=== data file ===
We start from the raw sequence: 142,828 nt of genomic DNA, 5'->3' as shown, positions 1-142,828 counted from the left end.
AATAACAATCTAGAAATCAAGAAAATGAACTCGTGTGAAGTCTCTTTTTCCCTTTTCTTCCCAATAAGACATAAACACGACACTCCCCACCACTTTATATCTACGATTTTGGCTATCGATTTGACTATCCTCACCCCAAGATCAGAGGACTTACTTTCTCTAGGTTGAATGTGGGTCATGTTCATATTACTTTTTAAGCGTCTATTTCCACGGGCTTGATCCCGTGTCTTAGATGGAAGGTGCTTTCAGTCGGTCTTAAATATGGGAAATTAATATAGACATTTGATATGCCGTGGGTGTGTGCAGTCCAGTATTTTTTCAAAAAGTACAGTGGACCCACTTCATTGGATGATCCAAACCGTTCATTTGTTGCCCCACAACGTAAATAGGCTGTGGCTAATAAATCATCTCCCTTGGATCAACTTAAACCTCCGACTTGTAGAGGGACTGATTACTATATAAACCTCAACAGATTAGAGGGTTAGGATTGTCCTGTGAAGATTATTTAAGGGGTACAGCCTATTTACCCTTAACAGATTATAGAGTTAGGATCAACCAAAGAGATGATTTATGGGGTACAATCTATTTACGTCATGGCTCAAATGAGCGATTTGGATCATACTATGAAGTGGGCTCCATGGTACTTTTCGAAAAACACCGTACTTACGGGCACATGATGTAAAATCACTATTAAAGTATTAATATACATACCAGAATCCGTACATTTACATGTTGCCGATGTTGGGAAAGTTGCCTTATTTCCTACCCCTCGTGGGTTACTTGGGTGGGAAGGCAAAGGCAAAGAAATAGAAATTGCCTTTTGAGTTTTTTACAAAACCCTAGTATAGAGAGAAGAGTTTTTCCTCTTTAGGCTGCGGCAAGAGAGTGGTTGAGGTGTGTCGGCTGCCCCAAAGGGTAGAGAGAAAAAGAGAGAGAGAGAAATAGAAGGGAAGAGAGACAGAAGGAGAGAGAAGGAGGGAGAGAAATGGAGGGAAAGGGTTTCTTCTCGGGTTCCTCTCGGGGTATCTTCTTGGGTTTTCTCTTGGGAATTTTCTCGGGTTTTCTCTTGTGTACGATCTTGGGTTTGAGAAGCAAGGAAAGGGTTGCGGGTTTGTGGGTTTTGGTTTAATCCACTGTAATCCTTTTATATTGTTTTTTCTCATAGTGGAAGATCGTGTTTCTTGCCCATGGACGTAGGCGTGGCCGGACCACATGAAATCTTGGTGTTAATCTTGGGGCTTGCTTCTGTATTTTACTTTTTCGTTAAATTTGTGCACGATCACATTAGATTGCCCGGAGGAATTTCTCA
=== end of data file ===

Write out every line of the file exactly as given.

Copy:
We start from the raw sequence: 142,828 nt of genomic DNA, 5'->3' as shown, positions 1-142,828 counted from the left end.
AATAACAATCTAGAAATCAAGAAAATGAACTCGTGTGAAGTCTCTTTTTCCCTTTTCTTCCCAATAAGACATAAACACGACACTCCCCACCACTTTATATCTACGATTTTGGCTATCGATTTGACTATCCTCACCCCAAGATCAGAGGACTTACTTTCTCTAGGTTGAATGTGGGTCATGTTCATATTACTTTTTAAGCGTCTATTTCCACGGGCTTGATCCCGTGTCTTAGATGGAAGGTGCTTTCAGTCGGTCTTAAATATGGGAAATTAATATAGACATTTGATATGCCGTGGGTGTGTGCAGTCCAGTATTTTTTCAAAAAGTACAGTGGACCCACTTCATTGGATGATCCAAACCGTTCATTTGTTGCCCCACAACGTAAATAGGCTGTGGCTAATAAATCATCTCCCTTGGATCAACTTAAACCTCCGACTTGTAGAGGGACTGATTACTATATAAACCTCAACAGATTAGAGGGTTAGGATTGTCCTGTGAAGATTATTTAAGGGGTACAGCCTATTTACCCTTAACAGATTATAGAGTTAGGATCAACCAAAGAGATGATTTATGGGGTACAATCTATTTACGTCATGGCTCAAATGAGCGATTTGGATCATACTATGAAGTGGGCTCCATGGTACTTTTCGAAAAACACCGTACTTACGGGCACATGATGTAAAATCACTATTAAAGTATTAATATACATACCAGAATCCGTACATTTACATGTTGCCGATGTTGGGAAAGTTGCCTTATTTCCTACCCCTCGTGGGTTACTTGGGTGGGAAGGCAAAGGCAAAGAAATAGAAATTGCCTTTTGAGTTTTTTACAAAACCCTAGTATAGAGAGAAGAGTTTTTCCTCTTTAGGCTGCGGCAAGAGAGTGGTTGAGGTGTGTCGGCTGCCCCAAAGGGTAGAGAGAAAAAGAGAGAGAGAGAAATAGAAGGGAAGAGAGACAGAAGGAGAGAGAAGGAGGGAGAGAAATGGAGGGAAAGGGTTTCTTCTCGGGTTCCTCTCGGGGTATCTTCTTGGGTTTTCTCTTGGGAATTTTCTCGGGTTTTCTCTTGTGTACGATCTTGGGTTTGAGAAGCAAGGAAAGGGTTGCGGGTTTGTGGGTTTTGGTTTAATCCACTGTAATCCTTTTATATTGTTTTTTCTCATAGTGGAAGATCGTGTTTCTTGCCCATGGACGTAGGCGTGGCCGGACCACATGAAATCTTGGTGTTAATCTTGGGGCTTGCTTCTGTATTTTACTTTTTCGTTAAATTTGTGCACGATCACATTAGATTGCCCGGAGGAATTTCTCA